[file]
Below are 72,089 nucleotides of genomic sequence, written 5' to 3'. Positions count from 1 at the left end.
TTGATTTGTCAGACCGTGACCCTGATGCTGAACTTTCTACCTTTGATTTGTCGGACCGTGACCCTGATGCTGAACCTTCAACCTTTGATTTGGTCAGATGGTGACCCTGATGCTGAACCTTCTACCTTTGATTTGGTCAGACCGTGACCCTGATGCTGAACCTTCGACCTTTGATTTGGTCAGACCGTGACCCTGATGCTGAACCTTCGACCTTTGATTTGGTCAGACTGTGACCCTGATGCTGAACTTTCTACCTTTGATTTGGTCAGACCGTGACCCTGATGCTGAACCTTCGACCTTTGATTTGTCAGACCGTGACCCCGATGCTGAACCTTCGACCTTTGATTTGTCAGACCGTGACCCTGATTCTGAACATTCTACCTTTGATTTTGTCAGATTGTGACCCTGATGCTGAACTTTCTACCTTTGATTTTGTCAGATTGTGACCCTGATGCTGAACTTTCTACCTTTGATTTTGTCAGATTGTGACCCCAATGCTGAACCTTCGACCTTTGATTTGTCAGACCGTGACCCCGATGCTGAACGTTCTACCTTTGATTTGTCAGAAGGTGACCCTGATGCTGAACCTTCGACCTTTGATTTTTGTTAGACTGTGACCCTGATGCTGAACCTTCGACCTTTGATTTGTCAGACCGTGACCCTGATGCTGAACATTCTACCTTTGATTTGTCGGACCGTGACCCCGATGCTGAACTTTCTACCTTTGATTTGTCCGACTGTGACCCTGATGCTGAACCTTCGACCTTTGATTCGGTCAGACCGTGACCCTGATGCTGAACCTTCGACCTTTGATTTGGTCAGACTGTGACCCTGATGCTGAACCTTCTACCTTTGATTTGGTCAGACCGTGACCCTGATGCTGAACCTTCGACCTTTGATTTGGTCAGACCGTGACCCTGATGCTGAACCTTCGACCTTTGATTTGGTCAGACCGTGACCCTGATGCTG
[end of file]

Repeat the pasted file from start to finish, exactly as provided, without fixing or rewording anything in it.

Below are 72,089 nucleotides of genomic sequence, written 5' to 3'. Positions count from 1 at the left end.
TTGATTTGTCAGACCGTGACCCTGATGCTGAACTTTCTACCTTTGATTTGTCGGACCGTGACCCTGATGCTGAACCTTCAACCTTTGATTTGGTCAGATGGTGACCCTGATGCTGAACCTTCTACCTTTGATTTGGTCAGACCGTGACCCTGATGCTGAACCTTCGACCTTTGATTTGGTCAGACCGTGACCCTGATGCTGAACCTTCGACCTTTGATTTGGTCAGACTGTGACCCTGATGCTGAACTTTCTACCTTTGATTTGGTCAGACCGTGACCCTGATGCTGAACCTTCGACCTTTGATTTGTCAGACCGTGACCCCGATGCTGAACCTTCGACCTTTGATTTGTCAGACCGTGACCCTGATTCTGAACATTCTACCTTTGATTTTGTCAGATTGTGACCCTGATGCTGAACTTTCTACCTTTGATTTTGTCAGATTGTGACCCTGATGCTGAACTTTCTACCTTTGATTTTGTCAGATTGTGACCCCAATGCTGAACCTTCGACCTTTGATTTGTCAGACCGTGACCCCGATGCTGAACGTTCTACCTTTGATTTGTCAGAAGGTGACCCTGATGCTGAACCTTCGACCTTTGATTTTTGTTAGACTGTGACCCTGATGCTGAACCTTCGACCTTTGATTTGTCAGACCGTGACCCTGATGCTGAACATTCTACCTTTGATTTGTCGGACCGTGACCCCGATGCTGAACTTTCTACCTTTGATTTGTCCGACTGTGACCCTGATGCTGAACCTTCGACCTTTGATTCGGTCAGACCGTGACCCTGATGCTGAACCTTCGACCTTTGATTTGGTCAGACTGTGACCCTGATGCTGAACCTTCTACCTTTGATTTGGTCAGACCGTGACCCTGATGCTGAACCTTCGACCTTTGATTTGGTCAGACCGTGACCCTGATGCTGAACCTTCGACCTTTGATTTGGTCAGACCGTGACCCTGATGCTG